The noble Lord must consider the significant down-side to what may be a short-term security gain if those powers were used. As has been acknowledged throughout the course of the debate, it is widely accepted that the last operation of the internment powers led to significant recruitment by the terrorist organisations. It does not necessarily follow that better intelligence and targeting of the powers would avoid similar consequences today.
We must also consider the effects on the wider community. Of course, the vast majority of people in Northern Ireland would not be tempted to join a terrorist organisation in any circumstances. But what
I appreciate that the amendments are tabled with a genuine concern for the maintenance of a good security situation in Northern Ireland. But in this climate, we do not believe that the amendments are helpful. In fact, they would be damaging. As I said at the outset, our position remains that we would never say "never", but we believe firmly that there is no call for these provisions at this time.
Lord Cope of Berkeley: The noble Lord, Lord Richard, said that, when in opposition, he had supported the policy of the Conservative government. But that is not entirely true of the Labour Party in another place, as I have good reason to recall.
But it is also the case that, from these Benches, both in this place and another, throughout the past several years since 1997, we have supported the Labour Government in what they have done. We have done so with hope at all times, sometimes with a heavy heart and sometimes by giving advice, both privately and publicly, as to how we thought matters should operate. But, nevertheless, we have given a great deal of support. That does not necessarily mean that we should for ever support the Government in whatever they do without making any differences at all.
But this is a particular difference which we are now considering. The noble Lord, Lord Goodhart, spoke of the European convention derogation and so on. I believe that for a number of years the Northern Ireland situation has been, and still is, a potential public emergency threatening the life of the nation--I use the words of the convention. After all, the basic objective of Sinn Fein/IRA concerns the integrity of our national territory. It is about whether part of our national territory should be taken away and put under another jurisdiction against the wishes of the majority of the inhabitants there. That is what this argument is all about. In my judgment, that is a threat to the life of the nation which is supported, from time to time violently, by a very small number of people but, nevertheless, a number capable of doing a great deal of damage.
I should not object to at least some modification of the detail of the amendment; for example, the affirmative order to which the noble Lord, Lord Goodhart, referred. But that does not go to the nub of the question. I am not arguing about the precise detail of the amendment before us.
As has been pointed out, we have seen them in action this time round, as it were, in Omagh, and on Hammersmith Bridge just the other day. Irish history tells us that that has happened on almost every occasion when there has been an agreement of some sort in the past. It is highly likely that we shall be faced with small groups capable of extreme violence.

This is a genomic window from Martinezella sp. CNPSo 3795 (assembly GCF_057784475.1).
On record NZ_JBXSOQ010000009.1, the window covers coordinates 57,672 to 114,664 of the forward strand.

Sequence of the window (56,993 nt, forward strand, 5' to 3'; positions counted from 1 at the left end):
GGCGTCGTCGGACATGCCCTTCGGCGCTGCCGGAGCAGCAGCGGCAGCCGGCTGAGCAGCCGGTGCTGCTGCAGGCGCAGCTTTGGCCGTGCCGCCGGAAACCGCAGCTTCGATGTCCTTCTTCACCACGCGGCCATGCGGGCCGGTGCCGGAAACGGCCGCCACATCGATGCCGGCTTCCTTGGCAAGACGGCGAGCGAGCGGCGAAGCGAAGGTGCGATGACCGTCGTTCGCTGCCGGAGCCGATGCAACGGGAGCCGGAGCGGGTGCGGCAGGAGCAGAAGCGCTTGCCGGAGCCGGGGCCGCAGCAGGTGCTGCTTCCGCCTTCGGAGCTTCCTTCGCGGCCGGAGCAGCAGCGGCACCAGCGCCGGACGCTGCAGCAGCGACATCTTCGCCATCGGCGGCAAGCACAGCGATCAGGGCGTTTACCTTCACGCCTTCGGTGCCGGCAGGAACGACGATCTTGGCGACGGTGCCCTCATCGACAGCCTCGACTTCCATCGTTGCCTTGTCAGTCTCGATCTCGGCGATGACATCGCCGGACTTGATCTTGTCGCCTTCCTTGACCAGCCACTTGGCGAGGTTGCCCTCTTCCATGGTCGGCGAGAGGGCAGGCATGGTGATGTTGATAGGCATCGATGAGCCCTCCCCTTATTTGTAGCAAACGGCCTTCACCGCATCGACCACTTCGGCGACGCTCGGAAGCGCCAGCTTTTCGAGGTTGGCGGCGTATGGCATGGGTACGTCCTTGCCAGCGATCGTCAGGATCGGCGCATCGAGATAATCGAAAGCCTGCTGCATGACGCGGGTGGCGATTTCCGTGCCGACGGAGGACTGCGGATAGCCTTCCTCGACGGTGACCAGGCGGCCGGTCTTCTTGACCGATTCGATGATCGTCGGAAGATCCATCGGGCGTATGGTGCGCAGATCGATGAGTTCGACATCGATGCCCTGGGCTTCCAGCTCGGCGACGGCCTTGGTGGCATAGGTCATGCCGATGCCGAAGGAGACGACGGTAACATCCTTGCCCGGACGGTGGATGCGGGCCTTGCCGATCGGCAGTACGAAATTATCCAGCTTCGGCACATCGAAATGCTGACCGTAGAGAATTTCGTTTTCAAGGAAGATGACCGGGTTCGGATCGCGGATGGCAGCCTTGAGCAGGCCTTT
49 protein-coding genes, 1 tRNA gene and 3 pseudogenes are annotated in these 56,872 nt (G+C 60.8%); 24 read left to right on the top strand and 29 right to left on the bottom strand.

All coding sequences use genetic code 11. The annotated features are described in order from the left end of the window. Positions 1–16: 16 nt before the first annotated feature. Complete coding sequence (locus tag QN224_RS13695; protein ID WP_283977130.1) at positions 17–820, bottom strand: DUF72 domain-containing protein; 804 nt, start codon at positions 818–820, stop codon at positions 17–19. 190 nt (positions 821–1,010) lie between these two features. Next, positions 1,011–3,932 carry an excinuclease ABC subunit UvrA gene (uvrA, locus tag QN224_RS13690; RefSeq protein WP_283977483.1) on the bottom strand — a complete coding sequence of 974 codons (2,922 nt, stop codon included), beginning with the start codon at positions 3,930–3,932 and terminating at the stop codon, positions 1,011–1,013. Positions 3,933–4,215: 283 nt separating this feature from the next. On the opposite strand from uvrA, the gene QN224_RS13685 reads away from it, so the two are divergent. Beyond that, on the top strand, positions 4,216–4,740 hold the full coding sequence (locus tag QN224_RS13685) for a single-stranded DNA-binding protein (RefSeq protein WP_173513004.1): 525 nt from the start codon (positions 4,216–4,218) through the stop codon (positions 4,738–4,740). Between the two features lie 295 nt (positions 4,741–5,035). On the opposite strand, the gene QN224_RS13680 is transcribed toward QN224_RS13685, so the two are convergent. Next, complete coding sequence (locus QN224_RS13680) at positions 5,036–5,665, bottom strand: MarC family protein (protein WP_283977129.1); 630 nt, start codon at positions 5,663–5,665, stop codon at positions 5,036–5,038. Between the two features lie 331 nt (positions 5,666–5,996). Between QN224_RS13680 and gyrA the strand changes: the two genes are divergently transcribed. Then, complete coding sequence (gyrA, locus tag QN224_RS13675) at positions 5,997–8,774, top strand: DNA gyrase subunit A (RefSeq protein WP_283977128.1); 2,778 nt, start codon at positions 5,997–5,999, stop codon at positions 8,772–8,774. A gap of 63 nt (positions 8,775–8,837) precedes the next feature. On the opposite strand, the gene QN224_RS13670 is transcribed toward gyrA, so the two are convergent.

Those are the circumstances in which internment may be necessary because of the great difficulties--of which we have had 30 years' experience, if not more--which exist in convicting terrorists in the normal courts of law, even as modified--the Diplock courts and so on. As my noble and learned friend Lord Mayhew pointed out, they threaten the rights of those people who get mixed up in their ghastly acts; as, indeed, their own rights are threatened by this amendment and the powers that it represents.
None of us supposes that what we are suggesting by way of this amendment should be used next week, next month or whenever. We are not suggesting a precise scenario or that the power should be effective at once; we are suggesting that it should be a reserve power and that it should be retained. It is in fact retained because it is still in primary legislation, even though it was not renewed the last time out, as it were, by secondary legislation. We need to retain the power because, unless it is in primary legislation, it cannot be used.
Internment would not be a success without a number of factors being present, some of which have already been mentioned; for example, it would not be a success without the co-operation of the Republic of Ireland. Moreover, as we have heard, it would require extremely good intelligence and its operation needs to be absolutely sudden. It cannot wait even for accelerated primary legislation to pass through this and the other place. Should the Government wish to do so--they have done so occasionally--the fastest that we can pass any Bill and put it on the statute book is about a day, or so. But a day is enough for the individuals concerned to vanish, go underground and make the internment ineffective in the first instance. Indeed, it would probably continue to be ineffective. That is why the power needs to remain, so to speak, under the counter.
There is another effect to which I have drawn noble Lords' attention on previous occasions when we discussed the matter. I refer to the fact that the very existence of the power makes operations more complex for evil groups, because the very thought that it might be introduced makes them take precautionary measures which make their lives more difficult.
The Minister said that the Government would "never say never", but, if we do not have this power in the Bill, we are in effect saying "never" to internment because we could not introduce it as primary legislation and expect to be able to use it the following day. For all those reasons, I believe it is important for us to retain the power on the statute book. I commend the amendment to noble Lords and wish to test the opinion of the Committee.